by Esmerelda Weatherwax (originally appeared in March, 2006)
I went to Norwich, county town of Norfolk in February where I paid a visit to St Julian’s church where the mediaeval theologian, mystic and writer Dame Julian lived.
Not much is known for certain of the life of this remarkable woman, who was the first woman to write a book in English. What is certain is that in May 1373, when she was 30 and a half years old, she suffered an illness of such severity that she was expected to die. As her priest lifted the cross above her bed her pain left her and she received her “shewings”, visions of Christ’s passion overlaid with other images and the nature of Christ's love.
She recovered and wrote a short account of these visions. At some point she became an anchoress at St Julian’s Church in Norwich and it is believed that is where she meditated for 20 years before writing the longer account which is her book Revelations of Divine Love.
The anchorite was anchored to the spot in a cell which they did not leave. The service of installation into the cell is probably what gave rise to the numerous ghostly legends of nuns walled up alive as punishment for some transgression. The reality was different and the anchorite was a source within the community of prayer and wise advice. They did not retreat from the world, but were anchored within it. Julian was visited by, among others, Margery Kemp of Kings Lynn who gives us the best eye witness account of her wisdom.
She must have been born in 1342, but even her real name is unknown. She may well have adopted the name Julian from the church where she lived. For many years it was assumed that she would have been a nun of nearby Carrow Abbey and must have been educated, and hence came from a “good” family. Current thinking, based on insights in her book, is that she was never a nun but was a widow whose husband and child died in the various outbreaks of plague that followed the Black Death of 1348. Her description of the Holy Spirit rising up in the form of a young child skipping ahead is particularly poignant, as are her comments on motherhood.
A kind loving mother, who knows and understands the needs of her child, looks after it tenderly as is her way and nature. And as it grows bigger she changes her ways but not her love. And when it grows older still, she allows it to be punished, to break it from vice and lead it to goodness and grace. And our Lord does the same thing, truly and well, to those he brings up.
She may have learned to read and write especially to write down her shewings but there is no particular reason to assume that she had (like Margery Kemp) to dictate to a scribe and she could well have had access to an English bible. She was still alive in 1416 when a bequest was made to her in a will. Later references are probably about her successor in the anchorhold.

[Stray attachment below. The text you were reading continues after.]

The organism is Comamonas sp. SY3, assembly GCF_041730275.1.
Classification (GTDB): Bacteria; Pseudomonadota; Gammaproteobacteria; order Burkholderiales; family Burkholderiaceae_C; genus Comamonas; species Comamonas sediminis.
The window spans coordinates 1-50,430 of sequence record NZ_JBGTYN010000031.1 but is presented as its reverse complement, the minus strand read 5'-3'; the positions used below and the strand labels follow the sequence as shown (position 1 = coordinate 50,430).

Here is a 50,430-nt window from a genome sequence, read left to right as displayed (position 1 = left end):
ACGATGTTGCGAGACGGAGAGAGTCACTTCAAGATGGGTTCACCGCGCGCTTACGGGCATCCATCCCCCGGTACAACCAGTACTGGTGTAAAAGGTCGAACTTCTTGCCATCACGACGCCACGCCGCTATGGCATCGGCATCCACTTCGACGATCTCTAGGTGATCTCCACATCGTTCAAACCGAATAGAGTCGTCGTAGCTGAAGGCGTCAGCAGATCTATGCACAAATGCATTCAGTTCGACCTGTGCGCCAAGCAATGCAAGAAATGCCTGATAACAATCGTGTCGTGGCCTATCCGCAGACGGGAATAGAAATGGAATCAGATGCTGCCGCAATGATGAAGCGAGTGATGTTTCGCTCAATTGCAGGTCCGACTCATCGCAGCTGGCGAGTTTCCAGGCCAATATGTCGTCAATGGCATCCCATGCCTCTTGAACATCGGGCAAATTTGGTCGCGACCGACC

She was not formally canonised but is respected in both Anglican and Roman Catholic churches and her day is celebrated on 8 May each year.
Her book is accessible to the modern reader with a good translation from the Middle English. Some are better than others but several are available. In my opinion her strength is her optimism and faith in God’s goodness during what were horrendous times of death, plague, starvation, war and grief. The most famous quotation from her book is often translated as “everything will be alright” which can sound trite and trivial. In the original, read in the light of her history in a city where half the population died of plague and so few priests were left alive to perform funerals that the dead lay stacked in the street, it retains a power that cannot fail to impress.
All shall be well, and all shall be well, and all manner of thing shall be well.
I have found her thoughts, and her insights into God’s love, very helpful in my life, both personal events and wider world issues. She was a contemporary of Chaucer and the liveliness of some of his poems can lead us to underestimate the horror they would have both lived through. Merrie England was not always so merry.
He did not say: You will not be assailed, you will not be belaboured, you will not be disquieted, but He said: You will not be overcome.
The shrine was destroyed in the dissolution and the church badly damaged by bombing in 1942. The foundations of the cell were uncovered so that was rebuilt when the main body was repaired. It is a modest building within the Anglican parish of St John the Baptist Timberhill, with a quiet atmosphere of peace. It is off King Street and 10 minutes walk in their respective directions from the BR station, the covered market and the cathedral.
Next to the church is the Julian centre where books can be borrowed and bought. Nearby the Sisters of the Community of All Hallows provide retreats and accommodation. In the US the Order of Julian of Norwich in Wisconsin are a contemplative Order of the Episcopal Church.
I highly recommend a visit if you are in the area. Indeed all Norwich is worth repeated visits. Dozens of mediaeval churches, the castle, Cathedrals, covered market and shops and the Forum. Containing the library, BBC Norfolk and the 2nd Air Division Memorial Library, the USAF in East Anglia during WWII.
And I had no other answer from our Lord in these shewings except this: ‘What is impossible for you is not impossible for me. I shall keep my word in all things, and I shall make all things well.’
In search of Julian of Norwich by Sheila Upjohn
Julian reconsidered:- lectures by Kenneth Leech and Sister Benedicta Ward.
A modern statue of Julian on the frontage of Norwich Cathedral and a view of the restored Church of St Julian. Note the shortened round tower. The back of the Julian centre can just be seen.
To comment on this article, please click here.
If you enjoyed this piece and would like to read more by Esmerelda Weatherwax, please click here.
To help New English Review continue to publish articles such as this one, please click here.